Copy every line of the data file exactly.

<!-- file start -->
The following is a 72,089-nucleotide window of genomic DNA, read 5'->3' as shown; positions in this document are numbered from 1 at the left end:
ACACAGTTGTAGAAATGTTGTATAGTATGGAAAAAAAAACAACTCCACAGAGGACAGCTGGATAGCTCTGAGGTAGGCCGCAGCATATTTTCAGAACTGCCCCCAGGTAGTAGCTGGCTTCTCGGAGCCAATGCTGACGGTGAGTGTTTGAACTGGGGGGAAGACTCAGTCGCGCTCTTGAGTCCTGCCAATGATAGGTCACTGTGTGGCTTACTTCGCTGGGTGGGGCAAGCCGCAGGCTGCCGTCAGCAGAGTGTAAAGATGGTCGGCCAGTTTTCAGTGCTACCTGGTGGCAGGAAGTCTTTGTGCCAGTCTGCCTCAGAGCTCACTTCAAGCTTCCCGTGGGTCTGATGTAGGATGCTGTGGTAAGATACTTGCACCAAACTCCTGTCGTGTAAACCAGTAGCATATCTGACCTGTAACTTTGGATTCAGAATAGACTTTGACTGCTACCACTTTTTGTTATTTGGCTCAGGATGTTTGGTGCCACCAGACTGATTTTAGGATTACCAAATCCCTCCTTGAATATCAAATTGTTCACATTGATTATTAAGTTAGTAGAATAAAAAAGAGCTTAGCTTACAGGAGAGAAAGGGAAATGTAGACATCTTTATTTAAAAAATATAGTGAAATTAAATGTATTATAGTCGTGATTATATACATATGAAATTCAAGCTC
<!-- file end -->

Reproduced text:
The following is a 72,089-nucleotide window of genomic DNA, read 5'->3' as shown; positions in this document are numbered from 1 at the left end:
ACACAGTTGTAGAAATGTTGTATAGTATGGAAAAAAAAACAACTCCACAGAGGACAGCTGGATAGCTCTGAGGTAGGCCGCAGCATATTTTCAGAACTGCCCCCAGGTAGTAGCTGGCTTCTCGGAGCCAATGCTGACGGTGAGTGTTTGAACTGGGGGGAAGACTCAGTCGCGCTCTTGAGTCCTGCCAATGATAGGTCACTGTGTGGCTTACTTCGCTGGGTGGGGCAAGCCGCAGGCTGCCGTCAGCAGAGTGTAAAGATGGTCGGCCAGTTTTCAGTGCTACCTGGTGGCAGGAAGTCTTTGTGCCAGTCTGCCTCAGAGCTCACTTCAAGCTTCCCGTGGGTCTGATGTAGGATGCTGTGGTAAGATACTTGCACCAAACTCCTGTCGTGTAAACCAGTAGCATATCTGACCTGTAACTTTGGATTCAGAATAGACTTTGACTGCTACCACTTTTTGTTATTTGGCTCAGGATGTTTGGTGCCACCAGACTGATTTTAGGATTACCAAATCCCTCCTTGAATATCAAATTGTTCACATTGATTATTAAGTTAGTAGAATAAAAAAGAGCTTAGCTTACAGGAGAGAAAGGGAAATGTAGACATCTTTATTTAAAAAATATAGTGAAATTAAATGTATTATAGTCGTGATTATATACATATGAAATTCAAGCTC